During the Second World War the so-called barrage balloons became famous, serving as observatories or as air barriers against the enemy aviation.
Nowadays balloons are still used extensively in several fields. In scientific research, for instance, helium balloons carry probes to the stratosphere to record atmospheric parameters such as pressure, humidity, wind speed and temperature.

These devices are so affordable that in recent years a new hobby known as ‘high altitude ballooning’ has emerged, in which the small payload includes all sorts of electronics, sensors, GPS, cameras …


Source: Space Data

Technological development has led to considering stratospheric balloons as low-cost solution to provide telecommunication services. The idea is to use small high-altitude balloons as the nodes of a cellular communication network, which is an inexpensive alternative to conventional mobile networks, as to HAPs (High Altitude Platforms) based on aircrafts. Logically, these systems make sense in sparsely populated regions or rough terrain, where permanent infrastructures are too costly.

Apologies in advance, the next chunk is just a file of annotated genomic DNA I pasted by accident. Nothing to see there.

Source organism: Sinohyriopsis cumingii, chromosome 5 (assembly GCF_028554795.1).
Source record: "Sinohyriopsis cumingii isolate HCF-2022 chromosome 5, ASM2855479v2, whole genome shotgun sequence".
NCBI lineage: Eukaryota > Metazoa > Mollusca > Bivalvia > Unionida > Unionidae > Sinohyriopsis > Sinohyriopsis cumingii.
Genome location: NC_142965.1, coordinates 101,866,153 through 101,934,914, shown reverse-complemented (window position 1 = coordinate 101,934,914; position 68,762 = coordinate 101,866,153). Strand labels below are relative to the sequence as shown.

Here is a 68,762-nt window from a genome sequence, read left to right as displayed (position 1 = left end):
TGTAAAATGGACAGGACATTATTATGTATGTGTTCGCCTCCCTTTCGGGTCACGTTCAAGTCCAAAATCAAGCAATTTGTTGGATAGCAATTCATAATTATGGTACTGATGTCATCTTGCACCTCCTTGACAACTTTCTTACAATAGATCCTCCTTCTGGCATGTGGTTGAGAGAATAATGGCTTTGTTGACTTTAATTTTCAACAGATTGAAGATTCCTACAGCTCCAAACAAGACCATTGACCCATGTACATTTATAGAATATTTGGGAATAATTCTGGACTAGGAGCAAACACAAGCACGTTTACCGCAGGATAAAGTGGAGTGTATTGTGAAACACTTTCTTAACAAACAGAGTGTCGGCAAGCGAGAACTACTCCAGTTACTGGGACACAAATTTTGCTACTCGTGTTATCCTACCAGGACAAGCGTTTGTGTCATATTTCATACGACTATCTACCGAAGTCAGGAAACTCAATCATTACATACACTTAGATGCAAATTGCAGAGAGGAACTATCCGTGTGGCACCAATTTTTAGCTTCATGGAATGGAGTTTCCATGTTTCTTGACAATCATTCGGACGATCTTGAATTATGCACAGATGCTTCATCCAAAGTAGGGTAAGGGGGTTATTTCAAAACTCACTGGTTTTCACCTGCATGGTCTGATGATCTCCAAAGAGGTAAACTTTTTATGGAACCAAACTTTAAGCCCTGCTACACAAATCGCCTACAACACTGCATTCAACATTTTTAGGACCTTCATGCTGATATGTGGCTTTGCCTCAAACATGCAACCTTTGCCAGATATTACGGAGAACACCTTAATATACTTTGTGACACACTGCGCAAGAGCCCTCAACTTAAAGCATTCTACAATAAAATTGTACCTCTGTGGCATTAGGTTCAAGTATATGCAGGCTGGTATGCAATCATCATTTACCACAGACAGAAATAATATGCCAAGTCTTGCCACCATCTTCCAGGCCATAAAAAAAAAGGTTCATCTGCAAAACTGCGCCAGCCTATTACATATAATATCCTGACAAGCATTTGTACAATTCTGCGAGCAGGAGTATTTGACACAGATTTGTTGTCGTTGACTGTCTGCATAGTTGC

Not long ago, Google showed interest in balloons to support new wireless communication networks, even evaluating the purchase of Space Data Corporation. Its platform SkySite provides communication services in the 900 MHz band to large areas for civil and military applications. This solution allows for remote voice and data communications in minutes, being particularly competitive compared to other systems. It may cover vast rural areas at very low cost, enabling mobile broadband services through CDMA digital networks.


Source: Space Data

Balloons, along with their electronic equipment, ascend to an altitude between 20 and 30 km, each of them covering over 600 km in diameter. One aspect to consider is their limited lifetime, requiring periodic replacement. Each balloon floats freely for about 12 hours until it leaves the service area or it batteries get exhausted. At that time, the balloon expels its helium and the transmitter returns to earth assisted by a parachute and a GPS that reports its position during the descent, allowing for easy recovery.

Undoubtedly, there are many technical challenges to face, but this concept shows that efficiency is not a synonym of complexity. As stated by Space Data: “To cover every square mile of North Dakota, it would take 1,100 cell towers. We can do the whole state with 3 balloons.”
Currently, Gradiant, in partnership with Quobis Networks, Spain, studies the applicability of low-cost captive balloons for the deployment of WMAN networks, incorporating technologies such as WiMAX Mobile.